Aldus Manutius and his Legacy

Of the many printers to have operated in Venice in the fifteenth and sixteenth centuries, Aldus Manutius (c.1452-1515) was a shining light. An outstanding advocate of Greek literature, he produced the first printed editions of 31 Greek authors, designing a Greek type in order to do so. He was also a humanist scholar printer par excellence, who edited, translated or wrote commentaries on works he published. In 1501 he became a major innovator by departing from the heavy and expensive folio format previously used for publication of the classics in order to produce octavo volumes printed in an italic type he designed: books that were portable and that students could more easily afford.

Although Aldus Manutius and the Aldine Press generally – continued by his son and grandson until nearly the end of the sixteenth century – are best known for producing classical texts, the Press also published works in the vernacular, and also published modern works, including books that they themselves wrote. Their output covers a variety of subjects, in the contemporary as well as the classical works.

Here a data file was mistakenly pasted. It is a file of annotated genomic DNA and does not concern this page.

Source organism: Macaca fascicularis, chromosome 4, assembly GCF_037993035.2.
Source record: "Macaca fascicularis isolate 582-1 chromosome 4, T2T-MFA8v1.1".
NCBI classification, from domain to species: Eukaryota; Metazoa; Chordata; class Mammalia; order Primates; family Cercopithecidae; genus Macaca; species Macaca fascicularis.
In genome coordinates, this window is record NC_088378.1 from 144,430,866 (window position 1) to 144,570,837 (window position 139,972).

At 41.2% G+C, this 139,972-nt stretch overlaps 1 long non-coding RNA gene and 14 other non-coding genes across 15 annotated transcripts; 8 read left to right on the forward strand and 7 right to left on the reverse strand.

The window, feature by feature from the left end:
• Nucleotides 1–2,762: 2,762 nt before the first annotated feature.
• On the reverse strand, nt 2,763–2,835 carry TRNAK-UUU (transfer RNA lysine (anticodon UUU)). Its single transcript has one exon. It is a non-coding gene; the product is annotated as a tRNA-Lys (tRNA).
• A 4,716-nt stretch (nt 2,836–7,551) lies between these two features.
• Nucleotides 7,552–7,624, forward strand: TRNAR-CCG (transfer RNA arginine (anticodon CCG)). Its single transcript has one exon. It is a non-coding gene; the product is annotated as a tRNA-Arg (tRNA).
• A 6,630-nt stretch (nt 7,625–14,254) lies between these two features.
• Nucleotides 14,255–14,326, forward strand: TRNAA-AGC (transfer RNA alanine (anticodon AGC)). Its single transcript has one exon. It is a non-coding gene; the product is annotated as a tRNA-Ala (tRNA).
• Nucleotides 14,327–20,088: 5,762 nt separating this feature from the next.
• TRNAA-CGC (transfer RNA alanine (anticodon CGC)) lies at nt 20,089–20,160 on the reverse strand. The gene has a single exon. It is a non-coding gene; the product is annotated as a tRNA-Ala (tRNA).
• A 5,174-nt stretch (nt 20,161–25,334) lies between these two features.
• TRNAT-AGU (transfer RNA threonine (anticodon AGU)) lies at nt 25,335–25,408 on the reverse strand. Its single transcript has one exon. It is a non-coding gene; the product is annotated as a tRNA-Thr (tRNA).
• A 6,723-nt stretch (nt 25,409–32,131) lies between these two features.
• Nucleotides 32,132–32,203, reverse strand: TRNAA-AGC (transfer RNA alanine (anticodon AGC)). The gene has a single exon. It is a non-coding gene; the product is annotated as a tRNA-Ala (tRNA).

To commemorate the 500th anniversary of Aldus’s death, Senate House Library is displaying books connected with the Aldine Press, acquired from various sources from 1871 onwards. Our display demonstrates in a few books the variety of the Aldine output. It shows, too, in the final case, how their influence lasted long after their publishing enterprise had ceased.

The display runs 16 January – 16 March and complements other Aldine celebrations in London, Britain and continental Europe.


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